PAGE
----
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Is Voltage Optimisation Worth It?

23 November 2023

Voltage optimisation technology has been in use in the UK for several decades, but there has been a definite surge of interest in recent years, as we've witnessed at the Powervolt Team.

It's easy to explain this sudden uptick: concerns about rising energy prices and carbon emissions have forced consumers to reduce energy consumption or at least manage it more carefully.

In fact, we've noticed a marked increase in all kinds of energy-saving methods because of these very real concerns.

However, in this blog, we are dealing with voltage optimisation to help you understand it better and assess whether it's a good option for you. If you're researching ways of lowering your energy bills and reducing your carbon footprint, you'll have a lot of questions to ask, such as: Does it bring any real benefits? What are the drawbacks? Is it better than other methods?

With the Powervolt Team, you'll get solid, helpful advice to guide you to a sensible conclusion.

On that note, let's find out if voltage optimisation is worth it.

voltage 1

What Is Voltage Optimisation?

We need to begin by finding out exactly what VO technology is and why it's necessary, so we'll do just that!

Voltage optimisation, also known as voltage management or voltage regulation, is an energy-saving technique that involves adjusting the incoming voltage level to a building or facility to match the actual voltage requirements of the equipment and appliances. This is done by installing a voltage optimisation device, such as a transformer or a voltage regulator, in series with the main electricity supply.

The reason why voltage optimisation can save energy is that most electrical equipment is designed to operate at a voltage lower than the nominal supply voltage. This is because the equipment only needs a certain amount of voltage to function properly, and any excess voltage is simply wasted. By reducing the voltage level, voltage optimisation can reduce the amount of energy that is consumed by the equipment.

In addition to saving energy, voltage optimisation can also improve power quality by balancing phase voltages and filtering harmonics and transients from the incoming supply. This can help to extend the life of electrical appliances and reduce the risk of downtime.

Voltage optimisation is a relatively simple and cost-effective way to save energy and improve power quality. It is a suitable technology for a wide range of applications, including commercial buildings, industrial facilities, and data centres.

Here are some of the benefits of voltage optimisation:

  • Reduces energy consumption and costs
  • Improves power quality
  • Extends the life of electrical equipment
  • Reduces the risk of downtime
  • Can be implemented relatively easily and cost-effectively

We'll dive into this in more detail later, but this gives a hint as to why these gadgets are becoming more popular!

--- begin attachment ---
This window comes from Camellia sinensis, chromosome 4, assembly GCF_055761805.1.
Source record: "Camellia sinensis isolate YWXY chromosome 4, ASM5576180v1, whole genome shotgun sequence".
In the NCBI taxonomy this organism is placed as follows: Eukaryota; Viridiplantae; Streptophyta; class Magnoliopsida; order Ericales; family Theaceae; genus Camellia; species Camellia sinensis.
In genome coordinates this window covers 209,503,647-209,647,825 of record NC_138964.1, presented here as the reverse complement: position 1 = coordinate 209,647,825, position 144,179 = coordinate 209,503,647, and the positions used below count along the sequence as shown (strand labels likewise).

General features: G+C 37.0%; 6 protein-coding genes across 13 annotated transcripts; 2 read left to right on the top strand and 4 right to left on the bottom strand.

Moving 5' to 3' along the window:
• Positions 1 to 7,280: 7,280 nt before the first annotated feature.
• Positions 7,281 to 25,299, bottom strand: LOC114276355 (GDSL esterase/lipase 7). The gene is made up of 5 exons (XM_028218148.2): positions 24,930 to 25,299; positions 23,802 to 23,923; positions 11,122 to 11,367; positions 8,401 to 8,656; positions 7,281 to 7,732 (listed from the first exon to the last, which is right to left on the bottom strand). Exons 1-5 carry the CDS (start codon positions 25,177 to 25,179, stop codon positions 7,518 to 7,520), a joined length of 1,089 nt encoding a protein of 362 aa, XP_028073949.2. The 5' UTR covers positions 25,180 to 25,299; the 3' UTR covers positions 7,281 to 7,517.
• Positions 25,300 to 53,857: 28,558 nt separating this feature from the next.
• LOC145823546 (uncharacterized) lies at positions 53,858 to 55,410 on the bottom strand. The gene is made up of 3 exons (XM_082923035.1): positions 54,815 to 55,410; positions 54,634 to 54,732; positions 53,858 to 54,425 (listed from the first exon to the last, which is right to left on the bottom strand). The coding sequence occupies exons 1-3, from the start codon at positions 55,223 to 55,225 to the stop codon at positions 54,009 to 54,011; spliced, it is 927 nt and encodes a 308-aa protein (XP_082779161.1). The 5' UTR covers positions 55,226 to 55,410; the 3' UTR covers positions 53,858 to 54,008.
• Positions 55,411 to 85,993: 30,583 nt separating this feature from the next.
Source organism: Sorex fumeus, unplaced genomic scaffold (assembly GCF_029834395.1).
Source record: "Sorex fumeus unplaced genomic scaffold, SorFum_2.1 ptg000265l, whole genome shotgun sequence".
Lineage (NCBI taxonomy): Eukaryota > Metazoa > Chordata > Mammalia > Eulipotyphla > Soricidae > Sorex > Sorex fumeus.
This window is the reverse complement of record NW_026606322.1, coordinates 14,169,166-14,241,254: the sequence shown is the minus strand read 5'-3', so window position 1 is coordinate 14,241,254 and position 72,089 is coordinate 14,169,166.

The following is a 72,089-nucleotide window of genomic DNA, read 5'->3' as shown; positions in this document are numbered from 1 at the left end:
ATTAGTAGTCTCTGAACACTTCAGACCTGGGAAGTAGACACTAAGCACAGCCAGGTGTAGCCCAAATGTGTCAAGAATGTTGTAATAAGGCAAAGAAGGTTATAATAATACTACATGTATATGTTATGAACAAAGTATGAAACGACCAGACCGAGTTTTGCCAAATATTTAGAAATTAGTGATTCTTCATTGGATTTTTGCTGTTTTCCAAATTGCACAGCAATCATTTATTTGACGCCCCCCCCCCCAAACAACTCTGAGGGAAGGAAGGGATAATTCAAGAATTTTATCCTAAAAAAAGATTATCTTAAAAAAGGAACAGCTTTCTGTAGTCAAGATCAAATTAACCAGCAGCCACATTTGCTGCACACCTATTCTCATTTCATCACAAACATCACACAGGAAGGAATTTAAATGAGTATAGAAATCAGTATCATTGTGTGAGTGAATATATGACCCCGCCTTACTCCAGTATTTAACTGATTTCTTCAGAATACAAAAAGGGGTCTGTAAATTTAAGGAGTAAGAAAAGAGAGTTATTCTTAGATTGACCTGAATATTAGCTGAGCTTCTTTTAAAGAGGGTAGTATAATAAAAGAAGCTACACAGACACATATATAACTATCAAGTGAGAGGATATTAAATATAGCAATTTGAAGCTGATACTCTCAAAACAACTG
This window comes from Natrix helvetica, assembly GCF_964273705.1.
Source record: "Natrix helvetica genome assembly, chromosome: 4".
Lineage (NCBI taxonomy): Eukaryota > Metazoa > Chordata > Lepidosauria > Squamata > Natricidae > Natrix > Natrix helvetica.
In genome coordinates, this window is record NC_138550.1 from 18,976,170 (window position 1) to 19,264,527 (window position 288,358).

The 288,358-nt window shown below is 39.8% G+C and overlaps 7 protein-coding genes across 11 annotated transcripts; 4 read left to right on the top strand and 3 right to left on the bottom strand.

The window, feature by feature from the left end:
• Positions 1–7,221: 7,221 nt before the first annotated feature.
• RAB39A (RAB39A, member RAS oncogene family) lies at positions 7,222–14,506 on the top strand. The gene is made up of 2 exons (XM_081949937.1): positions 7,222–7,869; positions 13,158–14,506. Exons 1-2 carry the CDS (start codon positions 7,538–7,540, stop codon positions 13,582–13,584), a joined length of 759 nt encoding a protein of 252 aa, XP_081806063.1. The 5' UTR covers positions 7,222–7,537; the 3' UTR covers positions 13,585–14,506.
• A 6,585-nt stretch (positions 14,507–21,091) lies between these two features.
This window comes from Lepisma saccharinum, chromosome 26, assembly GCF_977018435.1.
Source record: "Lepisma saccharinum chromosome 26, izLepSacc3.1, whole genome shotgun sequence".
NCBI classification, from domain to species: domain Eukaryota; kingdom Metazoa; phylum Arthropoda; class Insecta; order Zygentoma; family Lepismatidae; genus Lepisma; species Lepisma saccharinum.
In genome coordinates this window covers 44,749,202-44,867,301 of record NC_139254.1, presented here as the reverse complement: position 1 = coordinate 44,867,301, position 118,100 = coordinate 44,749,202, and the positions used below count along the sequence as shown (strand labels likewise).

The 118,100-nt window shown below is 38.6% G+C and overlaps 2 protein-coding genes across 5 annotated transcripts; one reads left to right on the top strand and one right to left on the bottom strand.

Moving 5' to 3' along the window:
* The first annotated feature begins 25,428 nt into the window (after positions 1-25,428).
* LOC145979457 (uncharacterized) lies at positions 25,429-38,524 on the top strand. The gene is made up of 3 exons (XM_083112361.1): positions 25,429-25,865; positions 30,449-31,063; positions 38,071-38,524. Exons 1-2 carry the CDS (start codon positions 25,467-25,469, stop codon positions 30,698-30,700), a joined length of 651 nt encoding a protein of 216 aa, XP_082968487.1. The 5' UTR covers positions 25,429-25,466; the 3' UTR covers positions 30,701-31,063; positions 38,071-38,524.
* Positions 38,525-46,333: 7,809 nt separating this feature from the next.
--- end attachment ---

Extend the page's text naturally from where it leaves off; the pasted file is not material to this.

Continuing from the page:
Dig deeper: What Is Voltage Optimisation?

voltage Optimisation 1

How Does Voltage Optimisation Work?

Voltage optimisers rely on advanced monitoring, using sophisticated sensors that track grid voltage, ensuring awareness of fluctuations. It compares incoming voltage to the lower desired level for efficient equipment operation. If the voltage exceeds this, it smoothly reduces it using precision technology like transformers to step down the voltage. An optimised supply maintains stable output voltage, boosting equipment performance and lifespan while cutting energy usage.

These optimisers adapt to changing demands by continuously monitoring and adjusting voltage levels, ensuring efficiency despite fluctuating needs.

Discover: What Is A Step-Down Transformer?

Why Is VO Necessary?

Most people know that the nominal voltage in the UK is 230 volts (it used to be 240v, but this was changed to 230v in 1994 to harmonise with the European standard of 220v). That is, the mains electricity supply voltage is set at an average rate of 230v.

However, the incoming power supply can fluctuate between 216v and 253v as the national grid has to compensate for all energy users at all times, and there are periods when power demand rises and falls, sometimes unexpectedly.

Overvoltage = Bad News!

The problem with this is that most electrical equipment is designed to run at a lower voltage, and any excess voltage is essentially wasted. Worse still, a constant higher voltage (overvoltage) damages delicate components, shortens the lifespan of appliances and electrical equipment, and increases the amount of energy consumed.

Another good reason for installing a voltage optimiser is to protect your valuable electrical equipment and appliances against unexpected surges or aberrations in the supply voltage. There are several causes, and it gets a bit technical here, so bear with us...

Voltage Fluctuations

Voltage fluctuations are variations in the voltage level of an electrical supply. These fluctuations can be sudden or gradual, and they can occur for a short period of time or for an extended period. Voltage fluctuations can be caused by a variety of factors, including:

  • Switching of large loads. When a large load, such as a motor or a transformer, is switched on or off, it can cause a momentary voltage fluctuation.
  • Lightning strikes. Lightning strikes can cause sudden and severe voltage fluctuations.
  • Utility problems. Problems with the grid supply, such as a fault or an overload, can cause voltage fluctuations.

Voltage fluctuations can damage electrical components by causing:

  • Overheating. Voltage spikes can cause excessive current to flow through equipment, which can lead to overheating.
  • Dielectric breakdown. Voltage surges can cause the insulation in electrical appliances to break down, which can lead to short circuits and fires.
  • Malfunction. Voltage fluctuations can cause equipment to malfunction or operate less efficiently.
Voltage Fluctuations